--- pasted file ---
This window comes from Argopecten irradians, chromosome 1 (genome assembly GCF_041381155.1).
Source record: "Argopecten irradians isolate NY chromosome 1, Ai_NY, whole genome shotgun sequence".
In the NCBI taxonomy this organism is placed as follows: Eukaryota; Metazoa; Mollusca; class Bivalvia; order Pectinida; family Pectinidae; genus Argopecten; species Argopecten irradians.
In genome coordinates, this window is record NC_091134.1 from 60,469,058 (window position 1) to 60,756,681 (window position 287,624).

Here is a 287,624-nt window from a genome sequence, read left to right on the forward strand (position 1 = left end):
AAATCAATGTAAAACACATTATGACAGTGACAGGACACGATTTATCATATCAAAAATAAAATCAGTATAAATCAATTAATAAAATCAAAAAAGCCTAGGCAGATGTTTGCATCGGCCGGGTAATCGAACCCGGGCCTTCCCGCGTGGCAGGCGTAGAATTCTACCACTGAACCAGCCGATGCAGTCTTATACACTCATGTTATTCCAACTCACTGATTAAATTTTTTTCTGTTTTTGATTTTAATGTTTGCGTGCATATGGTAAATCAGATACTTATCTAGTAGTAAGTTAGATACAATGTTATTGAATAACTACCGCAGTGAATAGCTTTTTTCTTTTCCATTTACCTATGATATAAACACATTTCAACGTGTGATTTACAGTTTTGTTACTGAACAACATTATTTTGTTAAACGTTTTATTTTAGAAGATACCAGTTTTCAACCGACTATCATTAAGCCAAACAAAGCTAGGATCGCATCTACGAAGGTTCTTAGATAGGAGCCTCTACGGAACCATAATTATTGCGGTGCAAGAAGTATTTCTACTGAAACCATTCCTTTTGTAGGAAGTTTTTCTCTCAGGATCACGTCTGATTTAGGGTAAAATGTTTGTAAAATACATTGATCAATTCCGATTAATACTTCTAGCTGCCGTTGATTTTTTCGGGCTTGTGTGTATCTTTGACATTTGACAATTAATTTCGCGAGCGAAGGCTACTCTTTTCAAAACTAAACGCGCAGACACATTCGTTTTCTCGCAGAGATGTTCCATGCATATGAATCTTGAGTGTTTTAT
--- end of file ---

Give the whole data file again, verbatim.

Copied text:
This window comes from Argopecten irradians, chromosome 1 (genome assembly GCF_041381155.1).
Source record: "Argopecten irradians isolate NY chromosome 1, Ai_NY, whole genome shotgun sequence".
In the NCBI taxonomy this organism is placed as follows: Eukaryota; Metazoa; Mollusca; class Bivalvia; order Pectinida; family Pectinidae; genus Argopecten; species Argopecten irradians.
In genome coordinates, this window is record NC_091134.1 from 60,469,058 (window position 1) to 60,756,681 (window position 287,624).

Here is a 287,624-nt window from a genome sequence, read left to right on the forward strand (position 1 = left end):
AAATCAATGTAAAACACATTATGACAGTGACAGGACACGATTTATCATATCAAAAATAAAATCAGTATAAATCAATTAATAAAATCAAAAAAGCCTAGGCAGATGTTTGCATCGGCCGGGTAATCGAACCCGGGCCTTCCCGCGTGGCAGGCGTAGAATTCTACCACTGAACCAGCCGATGCAGTCTTATACACTCATGTTATTCCAACTCACTGATTAAATTTTTTTCTGTTTTTGATTTTAATGTTTGCGTGCATATGGTAAATCAGATACTTATCTAGTAGTAAGTTAGATACAATGTTATTGAATAACTACCGCAGTGAATAGCTTTTTTCTTTTCCATTTACCTATGATATAAACACATTTCAACGTGTGATTTACAGTTTTGTTACTGAACAACATTATTTTGTTAAACGTTTTATTTTAGAAGATACCAGTTTTCAACCGACTATCATTAAGCCAAACAAAGCTAGGATCGCATCTACGAAGGTTCTTAGATAGGAGCCTCTACGGAACCATAATTATTGCGGTGCAAGAAGTATTTCTACTGAAACCATTCCTTTTGTAGGAAGTTTTTCTCTCAGGATCACGTCTGATTTAGGGTAAAATGTTTGTAAAATACATTGATCAATTCCGATTAATACTTCTAGCTGCCGTTGATTTTTTCGGGCTTGTGTGTATCTTTGACATTTGACAATTAATTTCGCGAGCGAAGGCTACTCTTTTCAAAACTAAACGCGCAGACACATTCGTTTTCTCGCAGAGATGTTCCATGCATATGAATCTTGAGTGTTTTAT